Reading Level: Ages 9 to 12 years
There are some books that readers might miss out on simply because they are not featured prominently in a store nor do they have the mass appeal that other more widely popular books enjoy. Ellen Potter’s SLOB is one of those books. Recently, there were no copies of this book available at my local Barnes & Noble and even at the local indie bookstore the only copy was way above kids’ eye level and if I hadn’t been looking for something else I wouldn’t have even seen it. To me, this is a shame because SLOB is an amazing piece of middle grade fiction which I only happened upon because it was assigned reading as part of a book club.
I will say that this review is going to be difficult to write because I really don’t want to give away any spoilers. What I can tell you is that the story is about a 12 year old boy named Owen who is a genius and overweight. With that information you might think that this is just another one of those middle school stories about a boy who is bullied because of his size. And though that is a big part of the book, it really isn’t what the story is all about. This is the first time that I can actually say that not having even read the summary made the book more enjoyable. I was able to truly appreciate the author’s skill in unveiling the motivations behind Owen’s behaviors.
My suggestion at this point is for you to stop reading the review and go out and read the book. This way I don’t have to worry about spoiling the story for you. However, since you are not likely to just go out and purchase a book because I said for you to do it, then if you must continue reading on be forewarned that there may be some spoilers.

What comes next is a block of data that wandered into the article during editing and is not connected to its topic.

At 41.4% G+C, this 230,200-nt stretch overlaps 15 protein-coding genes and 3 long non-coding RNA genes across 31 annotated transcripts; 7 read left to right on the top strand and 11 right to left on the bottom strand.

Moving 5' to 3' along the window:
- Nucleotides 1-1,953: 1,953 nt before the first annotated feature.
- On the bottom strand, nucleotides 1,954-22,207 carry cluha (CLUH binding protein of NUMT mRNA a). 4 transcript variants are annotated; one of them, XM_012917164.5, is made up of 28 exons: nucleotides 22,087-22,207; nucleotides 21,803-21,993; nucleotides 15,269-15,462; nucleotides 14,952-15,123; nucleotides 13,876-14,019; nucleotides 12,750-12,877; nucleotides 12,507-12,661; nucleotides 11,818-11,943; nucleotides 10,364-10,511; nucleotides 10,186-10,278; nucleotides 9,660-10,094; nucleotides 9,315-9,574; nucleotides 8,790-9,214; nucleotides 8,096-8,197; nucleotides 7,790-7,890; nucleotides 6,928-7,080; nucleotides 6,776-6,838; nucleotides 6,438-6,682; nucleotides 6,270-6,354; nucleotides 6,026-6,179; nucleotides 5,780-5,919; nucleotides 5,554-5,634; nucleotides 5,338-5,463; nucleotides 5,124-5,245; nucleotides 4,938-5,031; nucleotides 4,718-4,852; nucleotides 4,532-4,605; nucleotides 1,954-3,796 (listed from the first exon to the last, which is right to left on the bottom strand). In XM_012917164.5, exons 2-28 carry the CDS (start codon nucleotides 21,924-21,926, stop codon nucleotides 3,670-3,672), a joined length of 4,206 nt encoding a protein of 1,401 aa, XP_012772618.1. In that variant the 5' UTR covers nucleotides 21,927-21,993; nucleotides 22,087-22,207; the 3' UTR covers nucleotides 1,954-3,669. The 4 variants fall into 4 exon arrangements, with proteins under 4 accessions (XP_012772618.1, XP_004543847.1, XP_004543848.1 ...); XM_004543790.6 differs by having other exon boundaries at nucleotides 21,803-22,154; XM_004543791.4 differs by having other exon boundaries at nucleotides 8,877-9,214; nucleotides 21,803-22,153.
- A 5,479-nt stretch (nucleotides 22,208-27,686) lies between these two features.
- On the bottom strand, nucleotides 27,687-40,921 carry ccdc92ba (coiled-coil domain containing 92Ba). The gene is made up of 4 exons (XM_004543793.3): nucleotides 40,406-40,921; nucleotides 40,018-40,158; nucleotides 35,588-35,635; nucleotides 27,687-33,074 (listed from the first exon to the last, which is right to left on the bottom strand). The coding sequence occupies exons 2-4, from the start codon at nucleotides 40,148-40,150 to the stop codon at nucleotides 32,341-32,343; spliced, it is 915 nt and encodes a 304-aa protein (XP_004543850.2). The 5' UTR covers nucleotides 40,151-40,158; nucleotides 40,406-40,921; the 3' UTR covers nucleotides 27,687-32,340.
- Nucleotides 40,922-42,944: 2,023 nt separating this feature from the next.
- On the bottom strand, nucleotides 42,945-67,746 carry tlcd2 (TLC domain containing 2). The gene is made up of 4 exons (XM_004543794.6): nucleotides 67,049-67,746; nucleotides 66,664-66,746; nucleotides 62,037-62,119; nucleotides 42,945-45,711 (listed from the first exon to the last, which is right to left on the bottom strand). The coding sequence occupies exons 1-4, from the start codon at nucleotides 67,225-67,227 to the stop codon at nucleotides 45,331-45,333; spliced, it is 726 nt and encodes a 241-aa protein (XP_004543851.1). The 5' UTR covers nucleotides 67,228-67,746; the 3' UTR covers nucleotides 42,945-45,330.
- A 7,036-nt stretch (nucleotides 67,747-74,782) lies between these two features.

The story opens with Owen discovering that the three oreo cookies in his lunch have been stolen. To most of us, this may not seem like a big deal, but for Owen, those three cookies help get him through his school day. Owen is the smartest and fattest seventh grader in his school. When he isn’t trying to discover who is stealing his lunch, he is trying to cope with a cruel P.E. teacher, and avoid the school bully. At home, Owen is an inventor who is attempting to build a machine that can capture digital information from a specific date and time from two years ago. Much of what seems like one thing on the surface turns out to be quite another thing as the story unfolds including the title of the book.
Anyone who has every gone through middle school will be able to relate with some part of Owen’s story. You will find places that will make you laugh and other parts that will make you want to cry. Potter does a wonderful job telling Owen’s story and though the ending might seem a little too nicely wrapped up, it does provide for a satisfying and hopeful conclusioin. Overall, SLOB is a stand-out in the field of “coming of age” stories. I recommended it to my sixth graders and have made it a point to tell my local bookstores that this is one book that should be on their shelves.